Moses might not have parted the Red Sea, but a strong east wind that blew through the night could have pushed the waters back in the way described in biblical writings and the Koran, U.S. researchers reported on Tuesday.
Computer simulations, part of a larger study on how winds affect water, show wind could push water back at a point where a river bent to merge with a coastal lagoon, the team at the National Center for Atmospheric Research and the University of Colorado at Boulder said.
“The simulations match fairly closely with the account in Exodus,” Carl Drews of NCAR, who led the study, said in a statement.
“The parting of the waters can be understood through fluid dynamics. The wind moves the water in a way that’s in accordance with physical laws, creating a safe passage with water on two sides and then abruptly allowing the water to rush back in.”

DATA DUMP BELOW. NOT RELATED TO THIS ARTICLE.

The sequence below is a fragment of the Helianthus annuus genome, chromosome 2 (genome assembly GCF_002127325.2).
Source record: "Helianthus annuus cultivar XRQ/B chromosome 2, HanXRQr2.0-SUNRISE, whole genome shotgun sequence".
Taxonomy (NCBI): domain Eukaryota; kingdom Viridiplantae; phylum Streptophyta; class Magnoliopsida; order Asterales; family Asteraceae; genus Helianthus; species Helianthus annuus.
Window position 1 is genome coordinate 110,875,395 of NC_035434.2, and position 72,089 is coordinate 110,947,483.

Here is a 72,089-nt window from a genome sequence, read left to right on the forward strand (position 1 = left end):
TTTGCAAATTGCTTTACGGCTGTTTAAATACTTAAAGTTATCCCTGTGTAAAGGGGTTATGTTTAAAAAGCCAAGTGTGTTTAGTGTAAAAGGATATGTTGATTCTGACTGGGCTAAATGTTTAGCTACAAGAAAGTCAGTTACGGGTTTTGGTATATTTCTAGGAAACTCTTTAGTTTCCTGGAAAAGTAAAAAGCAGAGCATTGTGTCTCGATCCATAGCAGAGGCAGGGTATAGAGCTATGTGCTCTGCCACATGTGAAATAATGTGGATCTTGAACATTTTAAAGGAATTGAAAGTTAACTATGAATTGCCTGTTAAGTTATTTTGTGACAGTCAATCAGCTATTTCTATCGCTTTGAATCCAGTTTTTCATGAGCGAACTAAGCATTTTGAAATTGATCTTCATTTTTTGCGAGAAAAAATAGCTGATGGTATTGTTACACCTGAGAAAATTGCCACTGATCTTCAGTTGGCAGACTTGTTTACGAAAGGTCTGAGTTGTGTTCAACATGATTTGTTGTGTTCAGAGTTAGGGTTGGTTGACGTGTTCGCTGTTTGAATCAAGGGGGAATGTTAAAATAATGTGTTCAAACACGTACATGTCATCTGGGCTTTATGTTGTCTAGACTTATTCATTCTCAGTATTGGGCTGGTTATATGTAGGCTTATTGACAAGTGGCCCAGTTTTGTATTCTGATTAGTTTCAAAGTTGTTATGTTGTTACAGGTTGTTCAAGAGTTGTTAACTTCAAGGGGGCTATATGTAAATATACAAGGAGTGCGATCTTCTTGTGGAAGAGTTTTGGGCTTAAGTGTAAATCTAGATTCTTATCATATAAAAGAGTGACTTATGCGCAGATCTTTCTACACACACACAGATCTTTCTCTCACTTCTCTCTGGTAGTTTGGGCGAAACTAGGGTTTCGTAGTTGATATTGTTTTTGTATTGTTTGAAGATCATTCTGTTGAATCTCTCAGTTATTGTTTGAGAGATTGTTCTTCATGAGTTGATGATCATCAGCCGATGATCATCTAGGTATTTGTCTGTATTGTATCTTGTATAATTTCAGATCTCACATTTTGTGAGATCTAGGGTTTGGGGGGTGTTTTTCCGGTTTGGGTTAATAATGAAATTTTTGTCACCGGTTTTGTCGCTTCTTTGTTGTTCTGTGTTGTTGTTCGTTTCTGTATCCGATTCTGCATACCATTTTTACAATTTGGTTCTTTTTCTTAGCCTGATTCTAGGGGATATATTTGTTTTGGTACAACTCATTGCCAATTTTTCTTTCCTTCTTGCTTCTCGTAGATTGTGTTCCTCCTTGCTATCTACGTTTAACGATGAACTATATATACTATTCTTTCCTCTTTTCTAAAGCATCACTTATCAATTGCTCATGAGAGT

Now mind you, this of course comes on the heels of a scientific study a few years ago which stated that the parting of the Red Sea was clearly a consequence of a volcano eruption that caused a tsunami which caused the sea to part. They even made a documentary out of that one so you know it’s a big deal.
Oh, there’s also the theory that it wasn’t the Red Sea at all but a nearby kiddie pool that was mistaken for the Red Sea. Seriously.
I’m not saying that God doesn’t necessarily use the wind or a volcano but why study something like this and chat it up to the media like it’s a big deal. It’s just another attempt to crowd out God with the phony facade of science.
I think you can believe the volcano/tsunami theory or the wind one and that’s all perfectly acceptable. You can believe that these things occurred right at that exact moment when they were needed and are never seen again. It’s OK to believe in improbabilities and statistical anomalies, I guess. Just don’t call them miracles.